William Plunkett (1928 - 2013) was a key figure in post War British design and employed his knowledge of engineering with a flair for sculptural design to create some of the most iconic furniture of the 60s period.
William followed an unusual path to realise his creative output. He trained as an army officer at Sandhurst and served in the Royal Artillery from 1948 for 11 years. Plunkett then enrolled at Kingston School of Art in 1959 and specialised in sculpture and furniture.
He won the 1961 Aeropreen Award with a chair constructed in flat-bar steel with Pirelli webbing and went on to set up his own company in 1963.
“My generation of designers were idealists. We really believed we could make a difference to Britain by producing well-designed products.”
Plunkett‘s preference for metalworking and his attention toward form and construction ensured designs were both sculptural and architectural.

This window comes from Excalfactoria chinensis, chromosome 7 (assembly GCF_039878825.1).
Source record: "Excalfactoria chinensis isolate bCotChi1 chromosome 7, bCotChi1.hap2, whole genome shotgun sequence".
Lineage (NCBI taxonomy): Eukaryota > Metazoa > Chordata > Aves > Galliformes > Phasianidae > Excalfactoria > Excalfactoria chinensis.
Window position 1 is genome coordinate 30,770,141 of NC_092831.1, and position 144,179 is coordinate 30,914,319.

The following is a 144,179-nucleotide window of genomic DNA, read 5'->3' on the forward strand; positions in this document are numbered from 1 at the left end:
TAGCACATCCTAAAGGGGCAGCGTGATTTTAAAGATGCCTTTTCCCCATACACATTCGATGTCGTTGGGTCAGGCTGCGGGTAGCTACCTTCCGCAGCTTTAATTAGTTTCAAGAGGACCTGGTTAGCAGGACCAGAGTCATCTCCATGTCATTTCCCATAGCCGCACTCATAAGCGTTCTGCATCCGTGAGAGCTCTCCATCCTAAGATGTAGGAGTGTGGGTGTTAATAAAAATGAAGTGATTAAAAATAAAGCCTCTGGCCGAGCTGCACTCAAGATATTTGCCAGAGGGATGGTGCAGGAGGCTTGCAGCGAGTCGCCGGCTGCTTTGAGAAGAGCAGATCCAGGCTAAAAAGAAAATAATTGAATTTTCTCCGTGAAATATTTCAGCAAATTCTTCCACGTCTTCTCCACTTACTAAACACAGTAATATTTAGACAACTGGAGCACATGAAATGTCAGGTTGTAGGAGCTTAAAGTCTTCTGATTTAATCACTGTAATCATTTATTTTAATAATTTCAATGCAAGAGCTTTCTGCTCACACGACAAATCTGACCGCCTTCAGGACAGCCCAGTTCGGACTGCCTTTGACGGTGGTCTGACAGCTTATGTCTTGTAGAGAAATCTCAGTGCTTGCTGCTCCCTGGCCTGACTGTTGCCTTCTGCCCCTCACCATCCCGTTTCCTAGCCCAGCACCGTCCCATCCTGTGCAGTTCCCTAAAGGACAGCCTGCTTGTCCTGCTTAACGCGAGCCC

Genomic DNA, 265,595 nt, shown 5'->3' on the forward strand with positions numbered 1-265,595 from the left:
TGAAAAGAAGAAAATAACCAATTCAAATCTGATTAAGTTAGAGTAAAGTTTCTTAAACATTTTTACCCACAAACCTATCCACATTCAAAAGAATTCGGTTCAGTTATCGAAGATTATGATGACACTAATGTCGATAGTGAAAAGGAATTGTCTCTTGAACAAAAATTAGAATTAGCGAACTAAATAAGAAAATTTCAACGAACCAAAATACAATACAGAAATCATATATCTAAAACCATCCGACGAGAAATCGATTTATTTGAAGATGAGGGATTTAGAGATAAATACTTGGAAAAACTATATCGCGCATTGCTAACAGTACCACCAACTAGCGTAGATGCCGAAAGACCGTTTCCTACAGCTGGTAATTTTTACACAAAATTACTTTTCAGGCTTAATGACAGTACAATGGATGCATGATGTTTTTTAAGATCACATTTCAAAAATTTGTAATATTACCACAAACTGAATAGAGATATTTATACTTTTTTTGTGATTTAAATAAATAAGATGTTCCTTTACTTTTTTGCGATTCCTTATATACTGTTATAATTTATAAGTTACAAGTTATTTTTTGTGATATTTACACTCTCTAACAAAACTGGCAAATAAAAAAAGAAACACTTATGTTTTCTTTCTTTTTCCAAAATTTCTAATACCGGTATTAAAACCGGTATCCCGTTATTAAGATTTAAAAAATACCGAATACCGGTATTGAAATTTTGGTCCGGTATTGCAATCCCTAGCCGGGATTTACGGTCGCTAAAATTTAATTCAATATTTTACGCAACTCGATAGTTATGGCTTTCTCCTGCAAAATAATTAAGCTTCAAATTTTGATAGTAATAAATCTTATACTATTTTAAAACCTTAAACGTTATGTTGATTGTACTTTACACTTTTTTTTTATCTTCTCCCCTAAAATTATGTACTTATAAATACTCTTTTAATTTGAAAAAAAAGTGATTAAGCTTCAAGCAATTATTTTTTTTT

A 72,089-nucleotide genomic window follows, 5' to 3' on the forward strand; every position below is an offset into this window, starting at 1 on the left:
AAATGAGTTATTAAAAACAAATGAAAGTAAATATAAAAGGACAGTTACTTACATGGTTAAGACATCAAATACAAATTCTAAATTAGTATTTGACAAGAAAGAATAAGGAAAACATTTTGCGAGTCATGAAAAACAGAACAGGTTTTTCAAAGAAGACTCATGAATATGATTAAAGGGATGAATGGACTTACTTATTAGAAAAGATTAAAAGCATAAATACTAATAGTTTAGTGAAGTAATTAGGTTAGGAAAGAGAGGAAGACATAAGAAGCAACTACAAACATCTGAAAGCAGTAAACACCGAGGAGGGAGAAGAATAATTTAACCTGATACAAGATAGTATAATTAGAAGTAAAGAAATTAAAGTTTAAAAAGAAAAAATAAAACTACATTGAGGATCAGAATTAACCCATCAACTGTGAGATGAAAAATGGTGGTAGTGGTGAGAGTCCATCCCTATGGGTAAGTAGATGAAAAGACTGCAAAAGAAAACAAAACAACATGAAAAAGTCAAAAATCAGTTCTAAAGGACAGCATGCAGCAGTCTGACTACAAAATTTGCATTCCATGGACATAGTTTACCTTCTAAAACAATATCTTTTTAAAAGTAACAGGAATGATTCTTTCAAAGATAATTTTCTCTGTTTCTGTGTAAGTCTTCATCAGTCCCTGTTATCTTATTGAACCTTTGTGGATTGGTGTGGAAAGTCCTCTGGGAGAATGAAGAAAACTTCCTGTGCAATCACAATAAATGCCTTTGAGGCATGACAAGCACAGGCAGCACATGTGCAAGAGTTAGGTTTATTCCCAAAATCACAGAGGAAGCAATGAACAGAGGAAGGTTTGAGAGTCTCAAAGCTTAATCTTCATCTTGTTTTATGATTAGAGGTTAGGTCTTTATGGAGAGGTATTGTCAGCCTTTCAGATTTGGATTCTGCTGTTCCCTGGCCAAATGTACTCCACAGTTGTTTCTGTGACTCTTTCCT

The labour-intensive nature of his designs created a high retail price. This was married with uncompromising modernity and meant only selected design-conscious retailers offered his work and exports accounted for a significant proportion of the company's output through the 1960s.
‘Plunkett’s designs accent purity of form and craftsmanship' British Export Gazette, 1964
Plunkett found success within high-end interiors and furnished many architecturally significant interiors including Commercial Unions headquarters and the QE2. He held a longstanding relationship with Russell and Bromley and furnished their stores throughout the UK with Kingston range and other bespoke designs. The continued existence of his designs is a testament to both their structural and aesthetic longevity.